Rare is many. Rare is strong. Rare is proud

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29th February 2020 marks the 13th annual Rare Disease Day. Rare Disease Day, a global movement highlighting the voices of people affected by rare diseases around the world, is a vital opportunity to raise awareness of the 1 in 20 people who live with a rare disease, like TSC.

This year’s Rare Disease Day theme is ‘Rare is Many, rare is strong, rare is proud’. We are using Rare Disease Day to champion the amazing resilience, passion and bravery of parents in the TSC community, who work tirelessly to improve the lives of their children who live with TSC.

One parent, Bobbie Tyler, who took the time to tell us about her experiences of being parent to Jennifer, her daughter who lives with TSC:

“It has almost been like living on a different planet to those with “mainstream” children, as many of the milestones and opportunities parents may take for granted don’t apply. In the early days, it was even difficult to persuade the GP that Jennifer was having seizures and so her initial treatment for epilepsy was delayed. Once full diagnosis was reached, however, we couldn’t fault the staff at GOSS and our then local hospital in Chelmsford, Essex. Now, with Jennifer being seen by the wonderful staff at the TSC Supraregional Clinic at Bath Hospital, we know she is in safe hands.

We sought support from professionals, but no one really understood. Only the parents who are also part of the TSC community truly know what we were going through.

We were always able to “block out” the possible health issues of TSC (kidney involvement, resistant epilepsy etc.) but it was always the behavioural difficulties which challenged us. We sought support from professionals, but no one really understood. Only the parents who are also part of the TSC community truly know what we were going through. TSA conferences and family weekends were our lifeline.

Then, we found out that special schooling stopped at 16 in Oxfordshire (unlike Essex and other counties). We were part of the parent group to change this thankfully and Jenni stayed until she was 19, although then went to college to study “life skills”. This didn’t continue to 25 as it does elsewhere, but Jennifer has a full week: one day as a co-farmer on a working farm (supported by our friend), other days with two charities: Yellow Submarine (Monday night club and Tuesday Compass project) and HFT where she enjoys cooking, art, bowling and pottery (but is unfortunately closing soon following local authority cuts).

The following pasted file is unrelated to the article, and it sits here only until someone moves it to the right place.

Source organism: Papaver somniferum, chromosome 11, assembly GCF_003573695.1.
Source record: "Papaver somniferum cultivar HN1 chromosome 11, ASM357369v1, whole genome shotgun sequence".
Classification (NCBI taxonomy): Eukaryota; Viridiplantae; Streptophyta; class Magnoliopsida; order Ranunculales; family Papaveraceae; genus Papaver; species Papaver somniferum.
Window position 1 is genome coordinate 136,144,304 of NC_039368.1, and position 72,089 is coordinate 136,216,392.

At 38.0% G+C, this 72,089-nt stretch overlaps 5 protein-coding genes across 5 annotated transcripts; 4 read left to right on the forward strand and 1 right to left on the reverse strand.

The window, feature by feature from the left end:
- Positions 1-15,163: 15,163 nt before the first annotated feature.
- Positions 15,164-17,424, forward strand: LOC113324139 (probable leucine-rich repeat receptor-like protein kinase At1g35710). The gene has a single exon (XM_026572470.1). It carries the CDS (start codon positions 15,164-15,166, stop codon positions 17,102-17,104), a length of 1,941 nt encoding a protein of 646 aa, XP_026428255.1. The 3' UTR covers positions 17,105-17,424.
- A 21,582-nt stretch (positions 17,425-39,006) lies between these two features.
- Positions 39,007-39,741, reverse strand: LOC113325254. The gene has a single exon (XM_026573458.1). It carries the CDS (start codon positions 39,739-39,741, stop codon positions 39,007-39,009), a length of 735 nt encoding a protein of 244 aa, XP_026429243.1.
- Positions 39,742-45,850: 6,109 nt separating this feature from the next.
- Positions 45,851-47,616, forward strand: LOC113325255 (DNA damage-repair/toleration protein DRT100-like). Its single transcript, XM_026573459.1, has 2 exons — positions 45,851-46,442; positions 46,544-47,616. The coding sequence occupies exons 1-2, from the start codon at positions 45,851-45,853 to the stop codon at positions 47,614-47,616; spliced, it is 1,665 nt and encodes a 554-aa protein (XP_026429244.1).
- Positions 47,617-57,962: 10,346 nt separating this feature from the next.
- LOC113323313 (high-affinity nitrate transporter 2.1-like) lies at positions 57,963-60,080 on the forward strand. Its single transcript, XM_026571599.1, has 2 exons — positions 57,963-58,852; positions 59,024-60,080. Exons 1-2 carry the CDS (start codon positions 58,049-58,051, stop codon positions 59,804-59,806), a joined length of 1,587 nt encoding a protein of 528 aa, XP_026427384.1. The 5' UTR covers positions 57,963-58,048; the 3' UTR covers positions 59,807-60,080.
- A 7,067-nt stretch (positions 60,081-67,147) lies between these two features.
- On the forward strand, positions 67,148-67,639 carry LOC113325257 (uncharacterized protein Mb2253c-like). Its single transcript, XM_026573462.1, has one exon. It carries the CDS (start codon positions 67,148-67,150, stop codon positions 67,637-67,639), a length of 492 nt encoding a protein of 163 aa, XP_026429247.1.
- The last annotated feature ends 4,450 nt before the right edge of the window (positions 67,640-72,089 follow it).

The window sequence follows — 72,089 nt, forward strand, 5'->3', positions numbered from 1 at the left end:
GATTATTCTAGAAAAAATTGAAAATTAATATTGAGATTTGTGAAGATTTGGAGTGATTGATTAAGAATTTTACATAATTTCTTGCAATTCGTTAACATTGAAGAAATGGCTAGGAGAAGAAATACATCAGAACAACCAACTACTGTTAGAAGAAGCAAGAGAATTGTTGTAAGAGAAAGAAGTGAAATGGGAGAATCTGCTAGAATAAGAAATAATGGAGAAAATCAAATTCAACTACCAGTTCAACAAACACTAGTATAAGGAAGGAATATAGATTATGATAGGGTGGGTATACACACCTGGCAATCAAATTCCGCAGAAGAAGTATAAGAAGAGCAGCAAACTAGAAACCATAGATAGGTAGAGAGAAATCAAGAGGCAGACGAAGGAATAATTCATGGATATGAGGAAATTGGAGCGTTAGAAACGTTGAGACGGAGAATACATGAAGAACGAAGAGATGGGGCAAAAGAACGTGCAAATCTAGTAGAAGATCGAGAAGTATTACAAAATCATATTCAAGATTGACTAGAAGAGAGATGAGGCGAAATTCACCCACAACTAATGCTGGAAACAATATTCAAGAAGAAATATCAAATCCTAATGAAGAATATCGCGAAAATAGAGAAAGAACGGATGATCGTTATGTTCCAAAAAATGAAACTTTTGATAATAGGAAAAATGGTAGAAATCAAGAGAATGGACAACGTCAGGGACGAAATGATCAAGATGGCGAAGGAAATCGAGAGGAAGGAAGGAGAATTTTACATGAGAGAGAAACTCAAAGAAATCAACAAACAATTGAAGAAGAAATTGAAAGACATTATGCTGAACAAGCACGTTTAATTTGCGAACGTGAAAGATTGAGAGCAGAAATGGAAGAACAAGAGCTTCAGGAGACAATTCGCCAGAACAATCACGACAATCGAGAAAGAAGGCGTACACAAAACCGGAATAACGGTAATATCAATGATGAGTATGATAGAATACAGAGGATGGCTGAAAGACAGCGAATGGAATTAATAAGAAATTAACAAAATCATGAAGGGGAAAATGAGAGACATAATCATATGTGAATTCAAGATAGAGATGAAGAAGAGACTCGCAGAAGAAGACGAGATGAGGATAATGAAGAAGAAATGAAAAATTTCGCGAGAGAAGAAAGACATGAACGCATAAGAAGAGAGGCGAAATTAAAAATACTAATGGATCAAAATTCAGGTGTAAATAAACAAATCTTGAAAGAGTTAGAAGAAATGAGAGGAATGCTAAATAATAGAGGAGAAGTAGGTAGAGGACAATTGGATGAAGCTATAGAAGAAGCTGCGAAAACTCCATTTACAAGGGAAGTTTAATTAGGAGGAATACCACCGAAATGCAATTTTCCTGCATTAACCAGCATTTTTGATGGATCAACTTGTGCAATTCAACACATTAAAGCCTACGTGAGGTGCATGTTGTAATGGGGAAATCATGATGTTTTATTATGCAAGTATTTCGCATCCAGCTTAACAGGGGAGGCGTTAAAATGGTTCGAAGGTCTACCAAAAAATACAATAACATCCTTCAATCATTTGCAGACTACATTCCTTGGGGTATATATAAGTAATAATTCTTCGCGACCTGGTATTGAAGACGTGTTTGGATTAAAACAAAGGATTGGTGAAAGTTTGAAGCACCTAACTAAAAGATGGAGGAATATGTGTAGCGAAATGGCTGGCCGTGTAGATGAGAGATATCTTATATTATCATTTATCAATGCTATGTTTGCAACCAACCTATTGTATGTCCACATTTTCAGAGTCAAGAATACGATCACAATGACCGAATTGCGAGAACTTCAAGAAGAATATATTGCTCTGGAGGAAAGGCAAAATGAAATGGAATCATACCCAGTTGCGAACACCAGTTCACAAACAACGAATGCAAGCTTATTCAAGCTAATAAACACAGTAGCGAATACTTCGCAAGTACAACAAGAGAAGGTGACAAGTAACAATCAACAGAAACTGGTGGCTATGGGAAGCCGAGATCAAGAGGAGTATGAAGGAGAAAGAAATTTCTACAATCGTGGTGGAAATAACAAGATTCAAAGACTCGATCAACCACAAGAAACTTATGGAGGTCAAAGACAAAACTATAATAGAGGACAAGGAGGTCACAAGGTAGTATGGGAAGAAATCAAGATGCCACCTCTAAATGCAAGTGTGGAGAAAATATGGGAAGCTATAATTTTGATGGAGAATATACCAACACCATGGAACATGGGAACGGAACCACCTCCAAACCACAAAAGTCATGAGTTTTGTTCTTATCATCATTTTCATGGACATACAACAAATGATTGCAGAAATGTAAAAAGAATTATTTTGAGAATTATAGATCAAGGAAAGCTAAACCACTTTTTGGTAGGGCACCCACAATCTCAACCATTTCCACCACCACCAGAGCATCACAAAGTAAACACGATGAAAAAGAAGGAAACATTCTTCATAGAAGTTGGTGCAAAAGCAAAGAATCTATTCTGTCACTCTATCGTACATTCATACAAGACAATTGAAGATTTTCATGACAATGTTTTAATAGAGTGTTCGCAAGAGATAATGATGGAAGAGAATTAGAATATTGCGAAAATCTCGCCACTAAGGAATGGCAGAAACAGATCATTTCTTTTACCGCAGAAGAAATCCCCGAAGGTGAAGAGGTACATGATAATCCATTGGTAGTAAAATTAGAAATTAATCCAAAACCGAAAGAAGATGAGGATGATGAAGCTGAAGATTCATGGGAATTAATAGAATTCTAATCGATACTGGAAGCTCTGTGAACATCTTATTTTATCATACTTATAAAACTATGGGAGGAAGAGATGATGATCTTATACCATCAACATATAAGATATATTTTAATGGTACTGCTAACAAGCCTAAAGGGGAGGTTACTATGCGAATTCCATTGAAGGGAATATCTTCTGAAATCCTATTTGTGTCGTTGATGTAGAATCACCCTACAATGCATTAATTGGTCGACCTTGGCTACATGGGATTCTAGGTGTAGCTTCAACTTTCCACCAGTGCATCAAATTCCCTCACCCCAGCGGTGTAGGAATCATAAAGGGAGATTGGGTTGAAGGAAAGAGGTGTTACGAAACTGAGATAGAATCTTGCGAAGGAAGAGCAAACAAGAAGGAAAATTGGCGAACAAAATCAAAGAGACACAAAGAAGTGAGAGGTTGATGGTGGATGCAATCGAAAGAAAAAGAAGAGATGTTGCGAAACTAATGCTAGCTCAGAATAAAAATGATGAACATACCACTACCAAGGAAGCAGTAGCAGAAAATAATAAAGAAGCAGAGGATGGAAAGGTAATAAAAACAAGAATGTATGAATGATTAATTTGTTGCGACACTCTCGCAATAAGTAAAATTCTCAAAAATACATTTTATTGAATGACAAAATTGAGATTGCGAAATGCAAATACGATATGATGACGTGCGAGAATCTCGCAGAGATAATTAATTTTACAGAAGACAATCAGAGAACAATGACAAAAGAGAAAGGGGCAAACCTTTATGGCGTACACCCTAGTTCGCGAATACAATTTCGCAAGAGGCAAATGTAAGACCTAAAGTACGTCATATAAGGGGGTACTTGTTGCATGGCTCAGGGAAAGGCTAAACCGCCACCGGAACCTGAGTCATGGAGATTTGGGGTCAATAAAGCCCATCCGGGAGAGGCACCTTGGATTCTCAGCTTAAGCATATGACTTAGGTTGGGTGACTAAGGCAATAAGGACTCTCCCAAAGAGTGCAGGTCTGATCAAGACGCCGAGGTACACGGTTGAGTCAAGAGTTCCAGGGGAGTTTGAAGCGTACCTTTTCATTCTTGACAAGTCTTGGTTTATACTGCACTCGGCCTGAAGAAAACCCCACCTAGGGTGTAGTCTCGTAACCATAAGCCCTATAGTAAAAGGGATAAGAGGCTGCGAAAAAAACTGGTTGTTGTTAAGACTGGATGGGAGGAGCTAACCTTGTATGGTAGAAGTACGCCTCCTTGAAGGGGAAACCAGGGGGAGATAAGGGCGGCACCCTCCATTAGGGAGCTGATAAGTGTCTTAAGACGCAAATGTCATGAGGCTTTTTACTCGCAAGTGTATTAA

Jenni’s epilepsy has always been intractable and includes tonic-clonic, tonic, focal aware, unaware and atonic seizures, despite being on high doses of three anticonvulsants. So, when it was mooted that Everolimus may become available for TSC sufferers, we were hopeful. Of course, it wasn’t available for TSC epilepsy in England and we couldn’t obtain it for inoperable SEGA or kidney AMLs, because Jenni’s brain tumours and AMLs were too small at the time. With other TSC families we joined the national campaign to change this, and with the help of the TSA, family, friends and our local MP, plus two appearances on BBC South News and local press (Jenni was a star) the decision was reversed. Jenni finally started on Everolimus last September and even though there isn’t a huge change to her epilepsy so far, apart from a marked reduction of her drop attacks and focal unaware seizures, one of her AMLs has shrunk slightly and her facial tumours have diminished substantially, so we feel hopeful, and both Bath TSC Clinic and Jenni’s Neurologist at the John Radcliffe in Oxford, have agreed to continue the treatment until it is reviewed again in May.

Being members of the TSA and engaging with other families going through similar experiences is a real lifeline.

Jenni’s behaviour is still challenging to us, but she has matured into a beautiful young lady. I left my job last November and am seeking part time, flexible employment. TSC really can impact on parents’ health and well-being!

Being members of the TSA and engaging with other families going through similar experiences is a real lifeline. Steve and I were more active in the society in the early days (I was a “rep” for Essex families and an active member of the Fundraising and Appeals team and Steve was Chair of Research and on the Board as a Trustee) but we still attend conferences and other events and keep in touch with other families via the Tuberous Sclerosis Mums & Dads UK group on facebook. TSC may be a rare disease, but its sufferers and their supportive families and friends are an amazing bunch of people who should be celebrated!”

Would like to share your TSC story, like Bobbie, to help raise awareness of TSC? Contact us at comms@tuberous-sclerosis.org / 0300 222 5737

Make a one off or regular  donation

£10 Means that we can send a support pack to a family who has just received a life-changing TSC diagnosis, ensuring that they do not go through this time alone.

£25 Can help us develop materials that are included in our support services, flagship events or campaigns.

£50 Can provide laboratory equipment for a day’s research into the causes, symptoms, management or treatment of TSC.

To provide help for today and a cure for tomorrow.